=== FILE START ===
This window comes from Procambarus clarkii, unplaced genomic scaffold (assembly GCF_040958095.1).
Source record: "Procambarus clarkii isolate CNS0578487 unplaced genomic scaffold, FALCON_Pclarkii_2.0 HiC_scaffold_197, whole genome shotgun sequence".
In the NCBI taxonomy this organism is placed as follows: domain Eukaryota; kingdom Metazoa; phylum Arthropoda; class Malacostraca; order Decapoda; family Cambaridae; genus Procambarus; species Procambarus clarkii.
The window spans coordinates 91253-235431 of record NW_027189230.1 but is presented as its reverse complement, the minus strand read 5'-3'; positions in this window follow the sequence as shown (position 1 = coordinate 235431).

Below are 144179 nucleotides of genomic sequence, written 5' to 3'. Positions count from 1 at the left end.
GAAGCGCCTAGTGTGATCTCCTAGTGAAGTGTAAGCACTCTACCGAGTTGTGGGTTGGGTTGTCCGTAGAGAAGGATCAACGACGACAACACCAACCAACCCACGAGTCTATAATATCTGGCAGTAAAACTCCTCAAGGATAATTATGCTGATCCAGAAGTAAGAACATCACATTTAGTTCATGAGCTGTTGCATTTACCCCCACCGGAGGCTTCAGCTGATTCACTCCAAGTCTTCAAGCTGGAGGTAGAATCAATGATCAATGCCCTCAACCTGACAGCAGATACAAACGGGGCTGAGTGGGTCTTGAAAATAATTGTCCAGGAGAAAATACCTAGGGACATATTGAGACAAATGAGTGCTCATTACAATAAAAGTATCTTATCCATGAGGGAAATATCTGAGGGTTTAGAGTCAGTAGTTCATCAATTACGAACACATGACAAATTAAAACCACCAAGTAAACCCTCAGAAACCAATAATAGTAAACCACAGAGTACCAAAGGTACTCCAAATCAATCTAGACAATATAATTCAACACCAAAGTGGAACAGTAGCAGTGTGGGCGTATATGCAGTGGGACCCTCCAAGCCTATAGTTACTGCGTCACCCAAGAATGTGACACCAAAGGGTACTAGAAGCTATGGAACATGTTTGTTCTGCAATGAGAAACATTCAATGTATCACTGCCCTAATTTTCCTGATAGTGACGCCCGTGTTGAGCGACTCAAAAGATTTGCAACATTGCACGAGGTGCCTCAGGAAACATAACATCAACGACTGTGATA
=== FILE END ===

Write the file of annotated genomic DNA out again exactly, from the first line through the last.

This window comes from Procambarus clarkii, unplaced genomic scaffold (assembly GCF_040958095.1).
Source record: "Procambarus clarkii isolate CNS0578487 unplaced genomic scaffold, FALCON_Pclarkii_2.0 HiC_scaffold_197, whole genome shotgun sequence".
In the NCBI taxonomy this organism is placed as follows: domain Eukaryota; kingdom Metazoa; phylum Arthropoda; class Malacostraca; order Decapoda; family Cambaridae; genus Procambarus; species Procambarus clarkii.
The window spans coordinates 91253-235431 of record NW_027189230.1 but is presented as its reverse complement, the minus strand read 5'-3'; positions in this window follow the sequence as shown (position 1 = coordinate 235431).

Below are 144179 nucleotides of genomic sequence, written 5' to 3'. Positions count from 1 at the left end.
GAAGCGCCTAGTGTGATCTCCTAGTGAAGTGTAAGCACTCTACCGAGTTGTGGGTTGGGTTGTCCGTAGAGAAGGATCAACGACGACAACACCAACCAACCCACGAGTCTATAATATCTGGCAGTAAAACTCCTCAAGGATAATTATGCTGATCCAGAAGTAAGAACATCACATTTAGTTCATGAGCTGTTGCATTTACCCCCACCGGAGGCTTCAGCTGATTCACTCCAAGTCTTCAAGCTGGAGGTAGAATCAATGATCAATGCCCTCAACCTGACAGCAGATACAAACGGGGCTGAGTGGGTCTTGAAAATAATTGTCCAGGAGAAAATACCTAGGGACATATTGAGACAAATGAGTGCTCATTACAATAAAAGTATCTTATCCATGAGGGAAATATCTGAGGGTTTAGAGTCAGTAGTTCATCAATTACGAACACATGACAAATTAAAACCACCAAGTAAACCCTCAGAAACCAATAATAGTAAACCACAGAGTACCAAAGGTACTCCAAATCAATCTAGACAATATAATTCAACACCAAAGTGGAACAGTAGCAGTGTGGGCGTATATGCAGTGGGACCCTCCAAGCCTATAGTTACTGCGTCACCCAAGAATGTGACACCAAAGGGTACTAGAAGCTATGGAACATGTTTGTTCTGCAATGAGAAACATTCAATGTATCACTGCCCTAATTTTCCTGATAGTGACGCCCGTGTTGAGCGACTCAAAAGATTTGCAACATTGCACGAGGTGCCTCAGGAAACATAACATCAACGACTGTGATA